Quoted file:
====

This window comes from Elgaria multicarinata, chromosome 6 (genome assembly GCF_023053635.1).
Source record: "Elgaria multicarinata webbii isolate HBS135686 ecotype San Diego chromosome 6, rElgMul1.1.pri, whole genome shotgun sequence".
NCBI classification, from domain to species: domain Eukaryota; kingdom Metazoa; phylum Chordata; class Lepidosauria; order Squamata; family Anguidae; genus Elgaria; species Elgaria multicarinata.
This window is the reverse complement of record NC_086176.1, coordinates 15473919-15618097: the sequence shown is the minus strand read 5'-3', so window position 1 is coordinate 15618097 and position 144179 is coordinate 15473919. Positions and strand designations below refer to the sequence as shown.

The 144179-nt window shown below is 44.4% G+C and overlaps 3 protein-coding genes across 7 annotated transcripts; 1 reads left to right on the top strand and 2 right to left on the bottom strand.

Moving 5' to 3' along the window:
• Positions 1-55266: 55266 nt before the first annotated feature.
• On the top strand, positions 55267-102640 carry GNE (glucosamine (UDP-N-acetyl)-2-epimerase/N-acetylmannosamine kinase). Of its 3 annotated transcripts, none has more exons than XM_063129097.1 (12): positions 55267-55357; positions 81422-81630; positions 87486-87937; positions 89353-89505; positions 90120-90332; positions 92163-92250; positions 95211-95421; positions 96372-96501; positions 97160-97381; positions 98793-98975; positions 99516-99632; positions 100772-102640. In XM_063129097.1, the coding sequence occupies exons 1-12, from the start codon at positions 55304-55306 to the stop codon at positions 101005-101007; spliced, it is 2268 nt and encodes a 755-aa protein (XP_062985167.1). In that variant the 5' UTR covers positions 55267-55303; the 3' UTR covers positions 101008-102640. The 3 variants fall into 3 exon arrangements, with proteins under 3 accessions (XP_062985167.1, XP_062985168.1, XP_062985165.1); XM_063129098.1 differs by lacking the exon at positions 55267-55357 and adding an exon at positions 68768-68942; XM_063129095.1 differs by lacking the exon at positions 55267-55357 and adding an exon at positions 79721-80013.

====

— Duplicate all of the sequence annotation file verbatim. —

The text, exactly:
This window comes from Elgaria multicarinata, chromosome 6 (genome assembly GCF_023053635.1).
Source record: "Elgaria multicarinata webbii isolate HBS135686 ecotype San Diego chromosome 6, rElgMul1.1.pri, whole genome shotgun sequence".
NCBI classification, from domain to species: domain Eukaryota; kingdom Metazoa; phylum Chordata; class Lepidosauria; order Squamata; family Anguidae; genus Elgaria; species Elgaria multicarinata.
This window is the reverse complement of record NC_086176.1, coordinates 15473919-15618097: the sequence shown is the minus strand read 5'-3', so window position 1 is coordinate 15618097 and position 144179 is coordinate 15473919. Positions and strand designations below refer to the sequence as shown.

The 144179-nt window shown below is 44.4% G+C and overlaps 3 protein-coding genes across 7 annotated transcripts; 1 reads left to right on the top strand and 2 right to left on the bottom strand.

Moving 5' to 3' along the window:
• Positions 1-55266: 55266 nt before the first annotated feature.
• On the top strand, positions 55267-102640 carry GNE (glucosamine (UDP-N-acetyl)-2-epimerase/N-acetylmannosamine kinase). Of its 3 annotated transcripts, none has more exons than XM_063129097.1 (12): positions 55267-55357; positions 81422-81630; positions 87486-87937; positions 89353-89505; positions 90120-90332; positions 92163-92250; positions 95211-95421; positions 96372-96501; positions 97160-97381; positions 98793-98975; positions 99516-99632; positions 100772-102640. In XM_063129097.1, the coding sequence occupies exons 1-12, from the start codon at positions 55304-55306 to the stop codon at positions 101005-101007; spliced, it is 2268 nt and encodes a 755-aa protein (XP_062985167.1). In that variant the 5' UTR covers positions 55267-55303; the 3' UTR covers positions 101008-102640. The 3 variants fall into 3 exon arrangements, with proteins under 3 accessions (XP_062985167.1, XP_062985168.1, XP_062985165.1); XM_063129098.1 differs by lacking the exon at positions 55267-55357 and adding an exon at positions 68768-68942; XM_063129095.1 differs by lacking the exon at positions 55267-55357 and adding an exon at positions 79721-80013.